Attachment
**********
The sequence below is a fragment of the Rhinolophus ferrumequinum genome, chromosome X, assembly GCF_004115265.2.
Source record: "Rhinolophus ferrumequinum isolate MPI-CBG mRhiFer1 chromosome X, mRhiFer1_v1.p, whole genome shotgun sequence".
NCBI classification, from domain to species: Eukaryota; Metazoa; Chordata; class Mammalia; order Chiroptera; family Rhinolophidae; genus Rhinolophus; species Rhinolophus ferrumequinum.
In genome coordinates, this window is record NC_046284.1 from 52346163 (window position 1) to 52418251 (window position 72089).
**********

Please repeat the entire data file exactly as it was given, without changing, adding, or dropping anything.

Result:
The sequence below is a fragment of the Rhinolophus ferrumequinum genome, chromosome X, assembly GCF_004115265.2.
Source record: "Rhinolophus ferrumequinum isolate MPI-CBG mRhiFer1 chromosome X, mRhiFer1_v1.p, whole genome shotgun sequence".
NCBI classification, from domain to species: Eukaryota; Metazoa; Chordata; class Mammalia; order Chiroptera; family Rhinolophidae; genus Rhinolophus; species Rhinolophus ferrumequinum.
In genome coordinates, this window is record NC_046284.1 from 52346163 (window position 1) to 52418251 (window position 72089).